LRS: In an essay, “Poetry & Myth,” you write, with regard to Robert Duncan, “I recognize a general uneasiness of many contemporary innovative poets (particularly Language poets) with myth. Within current experimental poetries, Duncan, somewhat like Charles Olson, is a difficult figure. Often, contemporary innovative poetries exhibit a textualized coolness, an ironized distance instead of the intense emotional directness of Duncan’s poetry. … [T]he reception and continuation of Duncan’s writing is often accompanied by an evasion of his active emphasis on spirit, myth, emotional intensity, his affirmation of the heart and of love, and his generally romantic version of the artist/poet.” I’d like to suggest that something similar is also true of your own work, Hank. Your poems frankly address somatic ardor and appetite as well as a keen interest in “the quest” or the Way. Unless I’m mistaken, I sense a spiritual joy in your work, and in the Notebook project in particular. Can you talk about these poems as kind of spiritual “play” and/or as part of a devotional if not a religious practice or sojourning?

HL: You are absolutely right. (I describe myself as a Jewish Buddhist agnostic.)  Increasingly, my writing—again, both poetry and essays—has been devoted to an exploration of new modes of spiritual experience and expression, or, as I like to think of it, a phenomenology of spiritual experience. Thus, books like The New Spirit (poetry, 2005), Lyric and Spirit (essays, 2008), and Portions (poems, 2009, playing with the tradition of Torah-portions); in recent essays, I’ve been exploring a radical Jewish poetics. The Notebooks indeed do feel like a devotional or religious or spiritual activity.  I usually write the notebook pages in the early morning, often on weekends (as my administrative work has been full time for the past 20 years), so the thinking and the reading that go into them will often take place after my morning meditation (zazen).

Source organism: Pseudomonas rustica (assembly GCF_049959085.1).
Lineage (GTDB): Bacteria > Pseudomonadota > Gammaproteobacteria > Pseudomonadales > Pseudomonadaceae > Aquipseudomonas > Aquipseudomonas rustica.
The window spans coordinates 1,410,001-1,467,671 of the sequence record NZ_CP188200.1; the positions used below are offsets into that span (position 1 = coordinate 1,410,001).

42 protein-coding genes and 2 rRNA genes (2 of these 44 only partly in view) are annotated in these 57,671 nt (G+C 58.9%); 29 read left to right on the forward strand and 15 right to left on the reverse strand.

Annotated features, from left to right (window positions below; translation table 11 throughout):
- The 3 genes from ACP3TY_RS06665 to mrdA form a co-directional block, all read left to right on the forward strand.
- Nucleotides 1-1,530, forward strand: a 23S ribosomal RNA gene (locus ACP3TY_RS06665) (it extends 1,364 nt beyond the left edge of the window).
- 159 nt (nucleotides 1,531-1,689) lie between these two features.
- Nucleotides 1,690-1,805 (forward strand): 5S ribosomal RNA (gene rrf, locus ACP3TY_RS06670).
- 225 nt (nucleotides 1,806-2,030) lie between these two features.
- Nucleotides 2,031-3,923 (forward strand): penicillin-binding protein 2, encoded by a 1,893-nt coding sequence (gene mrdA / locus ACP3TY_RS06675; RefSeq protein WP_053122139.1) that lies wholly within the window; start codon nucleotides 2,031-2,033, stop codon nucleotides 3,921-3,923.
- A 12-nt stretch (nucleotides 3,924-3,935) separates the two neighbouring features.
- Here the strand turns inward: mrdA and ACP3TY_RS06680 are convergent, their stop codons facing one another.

For most of the pages, I have a kind of vision—a sense or seeing of what the shape of the writing will look like—though I have very little idea of what the words will be. Once I “see” the page, I begin writing. Many of the pages incorporate quotations from my reading. Thus, there is a channeling or dictation aspect to the writing (particularly since I do not write any drafts nor do I work from notes or sketches). Perhaps the notebook pages can be thought of as prayers or gestures or devotionals that seek to deepen my feel for being and time? And yes, play is part of it, including plenty of bad puns and lame jokes, as well as the somewhat childish or childlike activity of making a shape with words. I like, too, your suggestion of the page as a “sojourn,” with the root word for day, “jour,” embedded in that word.  The pages are each a day’s devotion, a way of beginning a day, of entering into and blessing that span of time and one’s jour-ney in it.

LRS: Finally, if there’s time and you’re so inclined, ask a question you’d like to answer for this interview, and then do so. With my utter thanks!

HL: What are you learning in the course of writing the Notebooks? What does this particular approach—shape-writing, handwritten pages, with a radical change of shape from page to page—make possible?

I’m learning about how intensely focusing an activity improvisation is—composition (one draft, no notes, no revision) in real time. I’m learning—rather unexpectedly—about an intriguing intersection that occurs in shape-writing, a meeting of a kind of naiveté and philosophical thinking—outsider artist amateurism (amor is the root word for amateur, a term which I do not use in a derogatory sense) colliding and colluding with high philosophy. The writing in shapes has also freed me to be more direct or flat with certain philosophical observations. I am also learning that the 20 notebooks (which involve well over 1,000 pages) will become and are becoming a source for multiple possible books.

I am also learning that this allegedly primitive technology—handwriting—has some capacities, subtleties, and complexities that cannot really be achieved in a digital environment. For example, one of the notebooks is an accordion notebook, and it is written on both sides to create a kind of Möbius strip or infinite loop. Similarly, as I read from or perform the notebook pages, the possibilities for audience participation and multi-voice creations are surprising and engaging. I have performed several notebook pages with jazz musicians, and I continue to learn from improvisatory or free jazz. I have some schemes in mind for ways of presenting the notebook pages in readings (including projection of the pages themselves, and voice layering). In ways that I had not anticipated, the poem/page becomes a launching off point for other modes of its existence. We’ll see what’s possible.

Tomorrow on Arts & Academe: Two of Lazer’s Notebook poems.

Lisa Russ Spaar, poetry editor for Arts & Academe, is a professor of English at the University of Virginia.

(Illustration by A&A derived from a video still and a detail of one of Hank Lazer’s Notebook poems)